Maya is insanely competitive which is very difficult for her noncompetitive sister or any other human being living in our house.  Maya constantly says things like: "I got in the house before you. I win." or "Let's see who can get their pajamas on fastest!" She trash talks when she plays Candyland and playing UNO with her is not for the weak at heart. We have learned that she is a kid who needs constant challenge and stimulation and it takes two very present and invested parents to keep her from making everyone in our house crazy.  Recently, Sandi had Maya upstairs for a while so I could work downstairs.  When they came down Sandi said, "Thank you for all the times you keep her occupied.  And you are welcome for all the times I do."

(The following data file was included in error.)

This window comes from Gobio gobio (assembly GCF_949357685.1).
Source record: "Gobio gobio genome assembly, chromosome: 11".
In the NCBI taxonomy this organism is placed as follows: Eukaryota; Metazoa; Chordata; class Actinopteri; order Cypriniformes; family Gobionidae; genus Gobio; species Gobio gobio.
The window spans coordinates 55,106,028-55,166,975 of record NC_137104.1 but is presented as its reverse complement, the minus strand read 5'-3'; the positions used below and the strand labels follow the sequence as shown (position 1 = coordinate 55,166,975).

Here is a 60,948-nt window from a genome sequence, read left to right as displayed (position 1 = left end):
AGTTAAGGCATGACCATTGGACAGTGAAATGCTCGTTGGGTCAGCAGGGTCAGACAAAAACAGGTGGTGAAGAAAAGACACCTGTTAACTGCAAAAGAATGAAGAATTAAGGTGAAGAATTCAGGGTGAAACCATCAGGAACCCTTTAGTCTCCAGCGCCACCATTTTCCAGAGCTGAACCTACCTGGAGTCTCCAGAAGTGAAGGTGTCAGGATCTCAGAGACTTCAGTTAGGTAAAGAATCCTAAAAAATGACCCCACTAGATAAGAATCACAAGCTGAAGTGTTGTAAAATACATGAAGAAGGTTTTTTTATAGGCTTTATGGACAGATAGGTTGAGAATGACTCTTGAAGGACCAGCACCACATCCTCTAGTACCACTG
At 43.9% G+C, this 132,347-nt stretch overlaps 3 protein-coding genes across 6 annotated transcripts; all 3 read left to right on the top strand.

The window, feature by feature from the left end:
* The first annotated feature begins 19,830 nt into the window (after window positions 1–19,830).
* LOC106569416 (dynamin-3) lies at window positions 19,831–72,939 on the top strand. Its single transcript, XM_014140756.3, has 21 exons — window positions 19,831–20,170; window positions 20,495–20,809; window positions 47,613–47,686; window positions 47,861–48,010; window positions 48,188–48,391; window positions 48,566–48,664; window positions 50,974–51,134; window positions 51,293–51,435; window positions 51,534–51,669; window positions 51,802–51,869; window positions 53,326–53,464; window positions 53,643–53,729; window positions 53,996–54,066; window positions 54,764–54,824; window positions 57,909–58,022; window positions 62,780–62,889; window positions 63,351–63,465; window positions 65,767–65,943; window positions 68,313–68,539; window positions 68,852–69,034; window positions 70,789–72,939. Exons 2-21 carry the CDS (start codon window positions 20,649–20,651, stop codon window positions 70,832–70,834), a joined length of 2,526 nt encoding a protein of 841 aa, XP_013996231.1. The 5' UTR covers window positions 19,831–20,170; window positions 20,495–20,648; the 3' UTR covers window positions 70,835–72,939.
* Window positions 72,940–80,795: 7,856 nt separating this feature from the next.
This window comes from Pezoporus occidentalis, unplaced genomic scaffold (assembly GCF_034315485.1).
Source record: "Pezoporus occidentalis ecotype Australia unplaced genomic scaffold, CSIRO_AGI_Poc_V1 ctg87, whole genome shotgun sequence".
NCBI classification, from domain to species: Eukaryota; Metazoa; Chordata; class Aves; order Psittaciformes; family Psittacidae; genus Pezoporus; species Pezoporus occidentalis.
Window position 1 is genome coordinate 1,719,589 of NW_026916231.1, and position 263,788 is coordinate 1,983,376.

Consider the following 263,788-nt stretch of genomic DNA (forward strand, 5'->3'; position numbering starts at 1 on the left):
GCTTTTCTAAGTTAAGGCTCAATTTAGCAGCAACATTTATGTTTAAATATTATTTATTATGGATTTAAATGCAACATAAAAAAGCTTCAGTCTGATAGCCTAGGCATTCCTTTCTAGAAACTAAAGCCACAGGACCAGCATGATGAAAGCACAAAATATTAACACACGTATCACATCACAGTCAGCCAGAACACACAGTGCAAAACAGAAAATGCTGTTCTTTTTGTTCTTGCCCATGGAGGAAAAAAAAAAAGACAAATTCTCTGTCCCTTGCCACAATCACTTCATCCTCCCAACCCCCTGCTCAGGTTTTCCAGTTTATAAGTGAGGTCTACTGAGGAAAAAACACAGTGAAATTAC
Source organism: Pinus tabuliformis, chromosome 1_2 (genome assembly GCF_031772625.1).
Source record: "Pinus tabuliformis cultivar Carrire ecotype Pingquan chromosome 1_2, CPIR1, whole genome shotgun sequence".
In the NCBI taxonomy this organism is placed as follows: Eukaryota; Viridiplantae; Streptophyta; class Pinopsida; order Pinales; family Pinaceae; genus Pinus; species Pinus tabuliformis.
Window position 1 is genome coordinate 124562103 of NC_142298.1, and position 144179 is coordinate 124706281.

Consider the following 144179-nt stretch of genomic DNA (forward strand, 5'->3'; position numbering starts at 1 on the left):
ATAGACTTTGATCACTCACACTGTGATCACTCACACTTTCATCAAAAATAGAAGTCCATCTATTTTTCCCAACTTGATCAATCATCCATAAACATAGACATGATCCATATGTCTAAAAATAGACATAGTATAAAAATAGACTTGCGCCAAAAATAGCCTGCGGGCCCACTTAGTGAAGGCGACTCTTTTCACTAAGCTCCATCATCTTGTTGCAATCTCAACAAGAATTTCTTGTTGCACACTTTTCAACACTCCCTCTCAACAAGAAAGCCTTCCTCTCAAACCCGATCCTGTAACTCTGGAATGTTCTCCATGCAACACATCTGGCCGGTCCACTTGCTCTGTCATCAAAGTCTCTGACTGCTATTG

We joked that it will be interesting to see what kind of partner Maya ends up with who can actually keep up with her since it takes two of us and a very engaging school experience. Sandi said, "She will probably need more than one partner when she grows up.  One might not be enough."

She is a spitfire, a live wire, a firecracker.  She is a risk taker and a free agent. She stomps her foot and argues like a trial lawyer if she feels her independence is being violated.  I can easily see her being the dictator of a small nation when she grows up.

The other night, she got distracted from clearing her spot at the dinner table in favor of doing her homework.  In her hurry to get to the couch with her homework sheet, she abandoned her backpack and folder on the floor in the middle of the busy kitchen.  I asked her to pick it up and she told me "not now" (a parents favorite answer).  I tripped on it again and asked again and she began to yell at me.

Now, if you are a parent I'm sure you can picture how this went down.  I was trying not to yell so I selected my "strong" voice and went for annunciation.  With significant pauses for effect between each word I said, "Maya. You. Need. To. Pick. Up. Your. Backpack. Right. Now."  Maya capitalized on every pause to get her point across to me.